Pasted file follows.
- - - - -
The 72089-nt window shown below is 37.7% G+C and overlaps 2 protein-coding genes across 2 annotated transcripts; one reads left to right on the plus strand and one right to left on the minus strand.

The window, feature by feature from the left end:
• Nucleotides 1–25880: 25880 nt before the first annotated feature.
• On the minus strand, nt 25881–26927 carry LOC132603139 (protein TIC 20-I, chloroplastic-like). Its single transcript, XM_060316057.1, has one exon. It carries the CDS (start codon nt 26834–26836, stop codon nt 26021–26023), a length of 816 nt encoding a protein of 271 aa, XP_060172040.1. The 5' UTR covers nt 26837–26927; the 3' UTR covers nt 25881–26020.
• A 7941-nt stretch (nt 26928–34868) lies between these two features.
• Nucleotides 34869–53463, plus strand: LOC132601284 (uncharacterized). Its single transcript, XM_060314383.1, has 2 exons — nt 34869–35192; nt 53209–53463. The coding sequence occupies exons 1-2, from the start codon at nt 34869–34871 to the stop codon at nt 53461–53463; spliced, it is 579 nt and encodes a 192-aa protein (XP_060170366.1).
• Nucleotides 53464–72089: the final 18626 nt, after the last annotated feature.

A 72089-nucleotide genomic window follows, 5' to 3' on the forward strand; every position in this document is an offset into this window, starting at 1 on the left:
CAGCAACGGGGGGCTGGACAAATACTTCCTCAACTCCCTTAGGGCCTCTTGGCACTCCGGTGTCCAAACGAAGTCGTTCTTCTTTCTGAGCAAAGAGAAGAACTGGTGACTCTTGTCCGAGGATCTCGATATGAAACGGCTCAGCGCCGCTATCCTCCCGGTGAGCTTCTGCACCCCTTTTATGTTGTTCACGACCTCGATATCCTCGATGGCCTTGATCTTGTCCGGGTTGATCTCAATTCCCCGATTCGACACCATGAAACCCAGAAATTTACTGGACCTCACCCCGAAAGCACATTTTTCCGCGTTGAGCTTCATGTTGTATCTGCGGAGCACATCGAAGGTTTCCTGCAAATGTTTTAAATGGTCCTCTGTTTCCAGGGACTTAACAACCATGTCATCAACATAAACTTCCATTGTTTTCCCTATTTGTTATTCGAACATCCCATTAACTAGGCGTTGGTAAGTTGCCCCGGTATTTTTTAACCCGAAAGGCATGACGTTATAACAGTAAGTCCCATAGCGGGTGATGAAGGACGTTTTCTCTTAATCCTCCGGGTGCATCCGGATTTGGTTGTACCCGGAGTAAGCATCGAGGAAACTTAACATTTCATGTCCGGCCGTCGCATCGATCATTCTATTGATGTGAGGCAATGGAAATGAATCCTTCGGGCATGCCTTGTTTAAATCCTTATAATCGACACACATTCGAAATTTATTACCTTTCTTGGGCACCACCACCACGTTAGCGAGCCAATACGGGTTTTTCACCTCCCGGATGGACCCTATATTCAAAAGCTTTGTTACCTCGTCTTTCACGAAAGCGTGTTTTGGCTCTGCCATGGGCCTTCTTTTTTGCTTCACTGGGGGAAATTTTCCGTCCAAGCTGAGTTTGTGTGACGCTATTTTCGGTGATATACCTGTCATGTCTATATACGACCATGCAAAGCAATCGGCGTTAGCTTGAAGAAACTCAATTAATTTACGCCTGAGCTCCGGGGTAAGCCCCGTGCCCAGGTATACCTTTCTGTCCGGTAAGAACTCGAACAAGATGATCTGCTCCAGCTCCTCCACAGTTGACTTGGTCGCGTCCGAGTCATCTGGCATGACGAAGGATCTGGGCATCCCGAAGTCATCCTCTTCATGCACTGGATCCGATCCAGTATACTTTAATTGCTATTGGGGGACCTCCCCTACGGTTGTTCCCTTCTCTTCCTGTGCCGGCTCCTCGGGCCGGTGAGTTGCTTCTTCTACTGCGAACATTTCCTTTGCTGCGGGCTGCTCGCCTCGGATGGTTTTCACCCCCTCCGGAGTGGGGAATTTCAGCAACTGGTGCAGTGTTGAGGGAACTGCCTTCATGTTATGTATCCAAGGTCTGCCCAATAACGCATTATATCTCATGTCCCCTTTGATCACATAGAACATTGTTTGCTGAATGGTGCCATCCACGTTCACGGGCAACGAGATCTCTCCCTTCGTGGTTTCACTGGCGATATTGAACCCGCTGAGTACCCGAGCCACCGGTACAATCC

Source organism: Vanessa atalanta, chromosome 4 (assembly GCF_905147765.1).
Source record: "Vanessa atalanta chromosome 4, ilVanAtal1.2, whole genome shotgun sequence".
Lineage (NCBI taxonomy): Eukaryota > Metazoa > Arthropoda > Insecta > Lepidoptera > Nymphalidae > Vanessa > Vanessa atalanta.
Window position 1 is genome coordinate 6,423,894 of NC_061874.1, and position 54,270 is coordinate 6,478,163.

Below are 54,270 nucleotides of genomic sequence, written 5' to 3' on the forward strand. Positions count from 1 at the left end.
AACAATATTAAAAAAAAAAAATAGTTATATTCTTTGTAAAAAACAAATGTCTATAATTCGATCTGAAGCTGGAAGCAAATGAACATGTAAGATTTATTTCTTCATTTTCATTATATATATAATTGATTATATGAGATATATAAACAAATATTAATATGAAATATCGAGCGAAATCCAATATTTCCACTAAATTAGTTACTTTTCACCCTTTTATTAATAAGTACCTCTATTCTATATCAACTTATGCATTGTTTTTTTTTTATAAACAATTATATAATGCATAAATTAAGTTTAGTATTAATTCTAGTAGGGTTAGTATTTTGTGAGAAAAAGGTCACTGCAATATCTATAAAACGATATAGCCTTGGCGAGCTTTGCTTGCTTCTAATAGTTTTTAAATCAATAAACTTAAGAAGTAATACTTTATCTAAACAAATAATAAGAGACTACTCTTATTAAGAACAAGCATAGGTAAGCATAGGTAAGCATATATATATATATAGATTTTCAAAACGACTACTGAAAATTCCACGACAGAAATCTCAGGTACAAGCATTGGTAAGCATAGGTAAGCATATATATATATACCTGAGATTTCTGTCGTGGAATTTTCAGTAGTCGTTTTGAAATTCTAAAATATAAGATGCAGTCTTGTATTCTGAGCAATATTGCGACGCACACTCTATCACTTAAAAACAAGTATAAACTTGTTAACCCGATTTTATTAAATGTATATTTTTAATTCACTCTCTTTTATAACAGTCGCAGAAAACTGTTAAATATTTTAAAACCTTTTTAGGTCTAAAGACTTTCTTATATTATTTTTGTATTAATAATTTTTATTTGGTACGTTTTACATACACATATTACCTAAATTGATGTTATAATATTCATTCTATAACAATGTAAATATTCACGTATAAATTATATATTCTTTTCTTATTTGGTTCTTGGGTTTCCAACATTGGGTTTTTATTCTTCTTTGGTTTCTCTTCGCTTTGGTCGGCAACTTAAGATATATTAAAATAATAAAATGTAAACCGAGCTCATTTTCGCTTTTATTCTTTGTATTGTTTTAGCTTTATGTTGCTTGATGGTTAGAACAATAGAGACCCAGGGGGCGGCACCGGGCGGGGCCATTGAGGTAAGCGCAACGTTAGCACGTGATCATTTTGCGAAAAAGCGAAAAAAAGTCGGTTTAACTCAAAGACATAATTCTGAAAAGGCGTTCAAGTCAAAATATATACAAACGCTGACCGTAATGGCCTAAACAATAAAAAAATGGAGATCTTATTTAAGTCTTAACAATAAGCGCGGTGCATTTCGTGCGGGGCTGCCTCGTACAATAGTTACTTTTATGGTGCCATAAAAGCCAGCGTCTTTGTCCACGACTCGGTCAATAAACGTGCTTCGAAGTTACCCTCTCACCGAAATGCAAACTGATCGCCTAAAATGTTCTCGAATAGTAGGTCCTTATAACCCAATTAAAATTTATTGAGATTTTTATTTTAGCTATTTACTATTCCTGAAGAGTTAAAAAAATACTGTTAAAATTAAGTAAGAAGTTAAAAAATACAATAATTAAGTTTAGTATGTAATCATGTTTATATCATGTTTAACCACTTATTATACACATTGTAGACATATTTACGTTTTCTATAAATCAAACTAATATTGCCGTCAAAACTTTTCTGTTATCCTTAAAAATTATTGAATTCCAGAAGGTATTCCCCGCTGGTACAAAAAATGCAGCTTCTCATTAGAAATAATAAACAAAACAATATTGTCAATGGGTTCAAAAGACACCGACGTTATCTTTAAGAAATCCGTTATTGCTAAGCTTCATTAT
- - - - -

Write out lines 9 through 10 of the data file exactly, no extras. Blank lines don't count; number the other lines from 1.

CAGCAACGGGGGGCTGGACAAATACTTCCTCAACTCCCTTAGGGCCTCTTGGCACTCCGGTGTCCAAACGAAGTCGTTCTTCTTTCTGAGCAAAGAGAAGAACTGGTGACTCTTGTCCGAGGATCTCGATATGAAACGGCTCAGCGCCGCTATCCTCCCGGTGAGCTTCTGCACCCCTTTTATGTTGTTCACGACCTCGATATCCTCGATGGCCTTGATCTTGTCCGGGTTGATCTCAATTCCCCGATTCGACACCATGAAACCCAGAAATTTACTGGACCTCACCCCGAAAGCACATTTTTCCGCGTTGAGCTTCATGTTGTATCTGCGGAGCACATCGAAGGTTTCCTGCAAATGTTTTAAATGGTCCTCTGTTTCCAGGGACTTAACAACCATGTCATCAACATAAACTTCCATTGTTTTCCCTATTTGTTATTCGAACATCCCATTAACTAGGCGTTGGTAAGTTGCCCCGGTATTTTTTAACCCGAAAGGCATGACGTTATAACAGTAAGTCCCATAGCGGGTGATGAAGGACGTTTTCTCTTAATCCTCCGGGTGCATCCGGATTTGGTTGTACCCGGAGTAAGCATCGAGGAAACTTAACATTTCATGTCCGGCCGTCGCATCGATCATTCTATTGATGTGAGGCAATGGAAATGAATCCTTCGGGCATGCCTTGTTTAAATCCTTATAATCGACACACATTCGAAATTTATTACCTTTCTTGGGCACCACCACCACGTTAGCGAGCCAATACGGGTTTTTCACCTCCCGGATGGACCCTATATTCAAAAGCTTTGTTACCTCGTCTTTCACGAAAGCGTGTTTTGGCTCTGCCATGGGCCTTCTTTTTTGCTTCACTGGGGGAAATTTTCCGTCCAAGCTGAGTTTGTGTGACGCTATTTTCGGTGATATACCTGTCATGTCTATATACGACCATGCAAAGCAATCGGCGTTAGCTTGAAGAAACTCAATTAATTTACGCCTGAGCTCCGGGGTAAGCCCCGTGCCCAGGTATACCTTTCTGTCCGGTAAGAACTCGAACAAGATGATCTGCTCCAGCTCCTCCACAGTTGACTTGGTCGCGTCCGAGTCATCTGGCATGACGAAGGATCTGGGCATCCCGAAGTCATCCTCTTCATGCACTGGATCCGATCCAGTATACTTTAATTGCTATTGGGGGACCTCCCCTACGGTTGTTCCCTTCTCTTCCTGTGCCGGCTCCTCGGGCCGGTGAGTTGCTTCTTCTACTGCGAACATTTCCTTTGCTGCGGGCTGCTCGCCTCGGATGGTTTTCACCCCCTCCGGAGTGGGGAATTTCAGCAACTGGTGCAGTGTTGAGGGAACTGCCTTCATGTTATGTATCCAAGGTCTGCCCAATAACGCATTATATCTCATGTCCCCTTTGATCACATAGAACATTGTTTGCTGAATGGTGCCATCCACGTTCACGGGCAACGAGATCTCTCCCTTCGTGGTTTCACTGGCGATATTGAACCCGCTGAGTACCCGAGCCACCGGTACAATCC

Source organism: Vanessa atalanta, chromosome 4 (assembly GCF_905147765.1).